It was a hot afternoon, and the railway carriage was correspondingly sultry, and the next stop was at Templecombe, nearly an hour ahead. The occupants of the carriage were a small girl, and a smaller girl, and a small boy. An aunt belonging to the children occupied one corner seat, and the further corner seat on the opposite side was occupied by a bachelor who was a stranger to their party, but the small girls and the small boy emphatically occupied the compartment. Both the aunt and the children were conversational in a limited, persistent way, reminding one of the attentions of a housefly that refused to be discouraged. Most of the aunts remarks seemed to begin with Dont, and nearly all of the childrens remarks began with Why? The bachelor said nothing out loud.
Dont, Cyril, dont, exclaimed the aunt, as the small boy began smacking the cushions of the seat, producing a cloud of dust at each blow.
Come and look out of the window, she added.
The child moved reluctantly to the window. Why are those sheep being driven out of that field? he asked.
I expect they are being driven to another field where there is more grass, said the aunt weakly.
But there is lots of grass in that field, protested the boy; theres nothing else but grass there. Aunt, theres lots of grass in that field.
Perhaps the grass in the other field is better, suggested the aunt fatuously.
Why is it better? came the swift, inevitable question.
Oh, look at those cows! exclaimed the aunt. Nearly every field along the line had contained cows or bullocks, but she spoke as though she were drawing attention to a rarity.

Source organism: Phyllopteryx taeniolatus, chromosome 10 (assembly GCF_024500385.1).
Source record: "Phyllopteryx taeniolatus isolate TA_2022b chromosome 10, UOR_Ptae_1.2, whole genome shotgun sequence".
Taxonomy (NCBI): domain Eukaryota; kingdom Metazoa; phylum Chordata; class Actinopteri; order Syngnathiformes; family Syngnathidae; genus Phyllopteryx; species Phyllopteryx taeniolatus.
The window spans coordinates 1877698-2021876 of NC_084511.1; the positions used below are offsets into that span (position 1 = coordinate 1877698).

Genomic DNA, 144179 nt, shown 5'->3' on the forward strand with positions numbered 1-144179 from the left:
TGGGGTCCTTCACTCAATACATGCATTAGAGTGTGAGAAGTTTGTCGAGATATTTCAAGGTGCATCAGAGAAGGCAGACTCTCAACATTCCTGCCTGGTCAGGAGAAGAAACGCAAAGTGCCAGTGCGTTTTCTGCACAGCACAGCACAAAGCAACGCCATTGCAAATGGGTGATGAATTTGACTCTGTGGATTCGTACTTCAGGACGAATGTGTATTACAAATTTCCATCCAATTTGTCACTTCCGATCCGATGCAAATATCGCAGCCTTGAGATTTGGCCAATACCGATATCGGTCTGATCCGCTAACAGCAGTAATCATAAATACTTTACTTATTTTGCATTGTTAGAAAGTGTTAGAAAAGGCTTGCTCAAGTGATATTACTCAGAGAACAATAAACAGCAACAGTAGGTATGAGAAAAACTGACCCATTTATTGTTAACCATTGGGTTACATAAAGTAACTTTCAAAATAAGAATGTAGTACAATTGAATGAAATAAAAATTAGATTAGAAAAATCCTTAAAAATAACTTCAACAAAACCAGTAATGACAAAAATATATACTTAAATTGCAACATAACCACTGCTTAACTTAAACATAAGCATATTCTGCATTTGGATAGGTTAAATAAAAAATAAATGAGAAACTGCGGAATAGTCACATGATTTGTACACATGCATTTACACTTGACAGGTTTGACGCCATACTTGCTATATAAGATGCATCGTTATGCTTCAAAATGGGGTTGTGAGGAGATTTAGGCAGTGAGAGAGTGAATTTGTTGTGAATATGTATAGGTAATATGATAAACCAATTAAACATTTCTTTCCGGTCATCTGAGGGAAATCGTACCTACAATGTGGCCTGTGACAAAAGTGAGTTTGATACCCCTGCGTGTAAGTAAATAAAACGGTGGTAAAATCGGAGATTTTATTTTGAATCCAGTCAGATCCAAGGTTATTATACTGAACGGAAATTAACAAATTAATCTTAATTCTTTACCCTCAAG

Why is the grass in the other field better? persisted Cyril.
The frown on the bachelors face was deepening to a scowl. He was a hard, unsympathetic man, the aunt decided in her mind. She was utterly unable to come to any satisfactory decision about the grass in the other field.
The smaller girl created a diversion by beginning to recite On the Road to Mandalay. She only knew the first line, but she put her limited knowledge to the fullest possible use. She repeated the line over and over again in a dreamy but resolute and very audible voice; it seemed to the bachelor as though some one had had a bet with her that she could not repeat the line aloud two thousand times without stopping. Whoever it was who had made the wager was likely to lose his bet.
Come over here and listen to a story, said the aunt, when the bachelor had looked twice at her and once at the communication cord.
The children moved listlessly towards the aunts end of the carriage. Evidently her reputation as a story- teller did not rank high in their estimation.
In a low, confidential voice, interrupted at frequent intervals by loud, petulant questions from her listeners, she began an unenterprising and deplorably uninteresting story about a little girl who was good, and made friends with every one on account of her goodness, and was finally saved from a mad bull by a number of rescuers who admired her moral character.
Wouldnt they have saved her if she hadnt been good? demanded the bigger of the small girls. It was exactly the question that the bachelor had wanted to ask.
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